Flying business class is bad for the soul. I really believe that. It invariably turns a person like me — an avowed, all-power-to-some-of-the-people liberal — into someone who feels a little too good about herself since life has suddenly given her more legroom. It’s deplorable.
Deplorable and, again, bad for the soul — but good lord, but it’s great for the body. That’s why I try to upgrade every chance I can get on long, trans-ocean flights. I can always work on my unenlightened soul later, I figure, after the plane has landed. I am at an age when my soul is a lot more malleable than my body.
So, there I was, having wormed and certificated my way into business class, flying from Rome to Chicago. I read my book — The Man Who Saved the Union, H.W. Brands’ excellent biography of Ulysses S. Grant, to be precise — till my eyes began to cross.
Looking around, I noticed everybody else in business class was watching movie videos. I guessed that this was why you no longer have fascinating conversations with seatmates, since everybody is running his own, personal movie universe, but whatever. After I finally figured out how to turn on the audio, I joined the rest of them.
Here’s what’s odd — and strangely communal — about it: If you’re willing to crane your neck and get really brazen and shameless, you can see most of the other passengers’ screens. You know what they’re watching, what they’ve picked out, how they’re choosing to spend their time. It doesn’t take the place of a good conversation, but it’s its own odd form of modern-day communication.
Catti-corner to me, a woman’s screen showed a scene very familiar to me: A ship is passing by the Statue of Liberty, as its passengers stare silently at the towering figure. Look, there’s a very young Vito Andolini, soon to be renamed Corleone! It’s The Godfather, Part 2, one of my favorite movies on earth or in the skies — along with its predecessor, of course — which I have watched often enough to be a little embarrassed by it and realize I take a little too seriously, but that’s the way it goes.
I hadn’t seen the movie in ages — i.e., for at least a year — so, I knew I had to watch it again. I cued it up and sank back into the seat. That’s where the semi-public aspect of this individual movie-viewing became stranger. The guy next to me had awakened from a deep slumber, torn off his sleep mask, and plunged into watching Django Unchained, which was a perfectly good movie, but no Godfather or anything. So, I mostly watched my own movie and mused about the fact that had Francis Ford Coppola and the Corleone family been Southern Baptists, much of movie’s intertwined splendor, ritual and gore would have suffered greatly. Face it: Catholics know how to put on a show.
I tried to concentrate, but it was hard, since I practically had the movie memorized already, and besides, the woman catti-corner to me was displaying what would be going on in 45 minutes. (“I know it was you, Fredo! You broke my heart! You broke my heart!“)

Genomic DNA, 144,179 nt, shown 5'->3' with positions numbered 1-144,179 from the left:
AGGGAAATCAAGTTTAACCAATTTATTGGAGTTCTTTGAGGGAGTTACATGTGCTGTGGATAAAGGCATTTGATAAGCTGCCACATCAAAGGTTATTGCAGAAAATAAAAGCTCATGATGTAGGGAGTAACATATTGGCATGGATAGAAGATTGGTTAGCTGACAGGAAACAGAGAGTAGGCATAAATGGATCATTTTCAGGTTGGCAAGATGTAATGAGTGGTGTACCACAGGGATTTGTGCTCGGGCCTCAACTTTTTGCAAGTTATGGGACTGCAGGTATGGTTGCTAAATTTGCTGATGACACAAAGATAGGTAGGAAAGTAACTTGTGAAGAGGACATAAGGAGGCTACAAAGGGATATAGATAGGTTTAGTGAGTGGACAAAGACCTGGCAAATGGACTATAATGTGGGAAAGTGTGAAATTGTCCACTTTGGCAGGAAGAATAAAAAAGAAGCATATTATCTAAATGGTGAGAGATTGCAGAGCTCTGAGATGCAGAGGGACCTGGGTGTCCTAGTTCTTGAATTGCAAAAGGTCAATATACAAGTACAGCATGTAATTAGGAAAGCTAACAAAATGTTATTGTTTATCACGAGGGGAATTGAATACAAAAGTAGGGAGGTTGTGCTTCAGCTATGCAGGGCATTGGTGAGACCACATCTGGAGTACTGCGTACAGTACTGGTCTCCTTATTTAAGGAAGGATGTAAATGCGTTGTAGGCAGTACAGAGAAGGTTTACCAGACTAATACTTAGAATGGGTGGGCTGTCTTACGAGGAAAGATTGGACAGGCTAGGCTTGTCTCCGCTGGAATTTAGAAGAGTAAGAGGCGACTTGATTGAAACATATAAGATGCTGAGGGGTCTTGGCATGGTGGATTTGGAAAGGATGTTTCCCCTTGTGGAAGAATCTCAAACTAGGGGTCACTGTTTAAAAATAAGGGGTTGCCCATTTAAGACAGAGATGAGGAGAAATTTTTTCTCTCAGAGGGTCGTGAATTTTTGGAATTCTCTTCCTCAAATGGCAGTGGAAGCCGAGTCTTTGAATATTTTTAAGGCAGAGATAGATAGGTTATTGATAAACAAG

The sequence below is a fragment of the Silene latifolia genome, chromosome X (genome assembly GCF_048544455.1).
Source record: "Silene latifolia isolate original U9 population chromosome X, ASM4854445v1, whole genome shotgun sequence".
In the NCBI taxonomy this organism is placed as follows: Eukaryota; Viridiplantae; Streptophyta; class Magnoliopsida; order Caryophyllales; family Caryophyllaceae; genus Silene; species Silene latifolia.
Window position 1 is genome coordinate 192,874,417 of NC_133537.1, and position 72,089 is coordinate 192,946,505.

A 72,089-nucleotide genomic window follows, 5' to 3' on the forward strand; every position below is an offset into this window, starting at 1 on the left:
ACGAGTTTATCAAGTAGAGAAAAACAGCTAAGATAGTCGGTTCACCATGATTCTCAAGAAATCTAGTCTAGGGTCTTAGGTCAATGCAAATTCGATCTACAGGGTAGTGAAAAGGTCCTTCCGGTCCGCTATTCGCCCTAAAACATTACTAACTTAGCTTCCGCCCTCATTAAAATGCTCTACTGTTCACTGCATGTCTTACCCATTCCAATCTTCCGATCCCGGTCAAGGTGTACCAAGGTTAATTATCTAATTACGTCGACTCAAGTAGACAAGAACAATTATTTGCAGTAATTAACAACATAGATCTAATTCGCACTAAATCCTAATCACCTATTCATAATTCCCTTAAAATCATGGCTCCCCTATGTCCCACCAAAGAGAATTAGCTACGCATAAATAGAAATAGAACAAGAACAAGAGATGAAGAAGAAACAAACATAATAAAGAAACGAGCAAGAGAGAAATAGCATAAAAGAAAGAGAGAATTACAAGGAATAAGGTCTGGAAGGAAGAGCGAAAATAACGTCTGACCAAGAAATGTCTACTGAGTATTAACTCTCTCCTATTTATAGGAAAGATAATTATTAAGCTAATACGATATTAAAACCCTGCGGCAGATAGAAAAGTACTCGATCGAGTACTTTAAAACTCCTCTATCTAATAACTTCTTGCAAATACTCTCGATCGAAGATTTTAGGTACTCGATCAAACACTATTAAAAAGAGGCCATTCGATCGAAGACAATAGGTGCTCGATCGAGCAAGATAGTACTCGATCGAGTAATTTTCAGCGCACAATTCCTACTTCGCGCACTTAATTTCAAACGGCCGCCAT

But I persisted. The Catti-Corner woman finished Part Two, the guy next to me enjoyed his Django bloodbath, and overhead, The Life of Pi started up. By the time Fredo was sleeping with the fishes on my screen, the Catti-Corner Woman had cranked up Godfather, Part One, the guy next to me was glued to some lightweight comedy — revealing he wasn’t a serious cineaste, which I found a little embarrassing — and I was plunged into a dilemma. What now? I was too tired to read, too tired to sleep, I’d just seen Godfather One a few months ago and, besides, who wants to be a total cultural copycat?
Forget it. I chose one of my other all-time favorite movies, Chinatown, and tried to ignore the fact Roman Polanski, the film’s director, was a child molestor. It’s still such a stunning movie, engrossing, beautifully written, wonderfully acted, and John Huston wins my vote for the creepiest film villain ever. “I don’t get tough, Mr. Gittes. My lawyer does,” Faye Dunaway tells Jack Nicholson in a world-weary line I am still hoping to use in my own life.
On Chinatown, the illicit waters flowed, the trumpet wailed softly, and the darkness gathered. John Huston revealed that, “See Mr. Gittes, most people never have to face the fact that, at the right time and the right place, they’re capable of … anything!” I wondered briefly whether a film without a felon as a director could have featured such a brilliantly chilling line.
Catti-corner, even though I couldn’t hear him, Brando was announcing that, “Tattaglia is a pimp!” after one of my favorite scenes in which the mafia chieftains embrace. On both screens, the guns blazed and the blood exploded, and the pilot announced we were making our initial descent into Chicago.
“You made it through both the Godfathers,” I mentioned to the Catti-Corner Woman as we exited. “I am so impressed. I only made it through the second one.”
An 11-hour flight in business class, and that was the only conversation I had with anyone. We left the plane, both of us humming the same song. Anyway, that’s what I wanted to think, since communication is good for the soul, even when you’re in business class.
(Copyright 2013 by Ruth Pennebaker)
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